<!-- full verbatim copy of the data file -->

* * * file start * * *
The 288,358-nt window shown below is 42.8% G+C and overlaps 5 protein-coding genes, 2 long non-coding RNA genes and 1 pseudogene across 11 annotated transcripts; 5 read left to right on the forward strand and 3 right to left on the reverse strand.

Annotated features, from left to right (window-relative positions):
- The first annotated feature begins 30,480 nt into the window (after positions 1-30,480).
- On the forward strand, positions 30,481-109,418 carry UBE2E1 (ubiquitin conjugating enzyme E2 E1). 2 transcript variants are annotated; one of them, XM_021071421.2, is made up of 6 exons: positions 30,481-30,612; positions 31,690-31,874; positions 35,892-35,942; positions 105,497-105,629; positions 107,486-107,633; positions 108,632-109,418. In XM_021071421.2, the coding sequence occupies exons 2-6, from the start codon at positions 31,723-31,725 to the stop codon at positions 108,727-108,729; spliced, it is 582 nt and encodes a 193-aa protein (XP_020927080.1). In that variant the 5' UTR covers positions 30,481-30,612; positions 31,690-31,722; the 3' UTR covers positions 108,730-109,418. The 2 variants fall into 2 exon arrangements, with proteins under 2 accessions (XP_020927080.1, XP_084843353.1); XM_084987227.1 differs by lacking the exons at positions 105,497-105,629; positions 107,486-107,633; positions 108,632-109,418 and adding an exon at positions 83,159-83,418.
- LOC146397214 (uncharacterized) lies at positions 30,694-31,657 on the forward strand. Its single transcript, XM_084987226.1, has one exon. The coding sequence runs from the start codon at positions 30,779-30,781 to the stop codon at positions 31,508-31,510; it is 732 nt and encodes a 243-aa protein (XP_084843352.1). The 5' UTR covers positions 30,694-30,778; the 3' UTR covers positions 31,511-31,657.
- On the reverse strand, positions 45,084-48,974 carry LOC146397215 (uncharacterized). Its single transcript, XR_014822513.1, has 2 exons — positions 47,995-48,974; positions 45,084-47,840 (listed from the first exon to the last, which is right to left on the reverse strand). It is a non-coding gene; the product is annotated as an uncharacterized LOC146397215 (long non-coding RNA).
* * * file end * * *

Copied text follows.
The 288,358-nt window shown below is 42.8% G+C and overlaps 5 protein-coding genes, 2 long non-coding RNA genes and 1 pseudogene across 11 annotated transcripts; 5 read left to right on the forward strand and 3 right to left on the reverse strand.

Annotated features, from left to right (window-relative positions):
- The first annotated feature begins 30,480 nt into the window (after positions 1-30,480).
- On the forward strand, positions 30,481-109,418 carry UBE2E1 (ubiquitin conjugating enzyme E2 E1). 2 transcript variants are annotated; one of them, XM_021071421.2, is made up of 6 exons: positions 30,481-30,612; positions 31,690-31,874; positions 35,892-35,942; positions 105,497-105,629; positions 107,486-107,633; positions 108,632-109,418. In XM_021071421.2, the coding sequence occupies exons 2-6, from the start codon at positions 31,723-31,725 to the stop codon at positions 108,727-108,729; spliced, it is 582 nt and encodes a 193-aa protein (XP_020927080.1). In that variant the 5' UTR covers positions 30,481-30,612; positions 31,690-31,722; the 3' UTR covers positions 108,730-109,418. The 2 variants fall into 2 exon arrangements, with proteins under 2 accessions (XP_020927080.1, XP_084843353.1); XM_084987227.1 differs by lacking the exons at positions 105,497-105,629; positions 107,486-107,633; positions 108,632-109,418 and adding an exon at positions 83,159-83,418.
- LOC146397214 (uncharacterized) lies at positions 30,694-31,657 on the forward strand. Its single transcript, XM_084987226.1, has one exon. The coding sequence runs from the start codon at positions 30,779-30,781 to the stop codon at positions 31,508-31,510; it is 732 nt and encodes a 243-aa protein (XP_084843352.1). The 5' UTR covers positions 30,694-30,778; the 3' UTR covers positions 31,511-31,657.
- On the reverse strand, positions 45,084-48,974 carry LOC146397215 (uncharacterized). Its single transcript, XR_014822513.1, has 2 exons — positions 47,995-48,974; positions 45,084-47,840 (listed from the first exon to the last, which is right to left on the reverse strand). It is a non-coding gene; the product is annotated as an uncharacterized LOC146397215 (long non-coding RNA).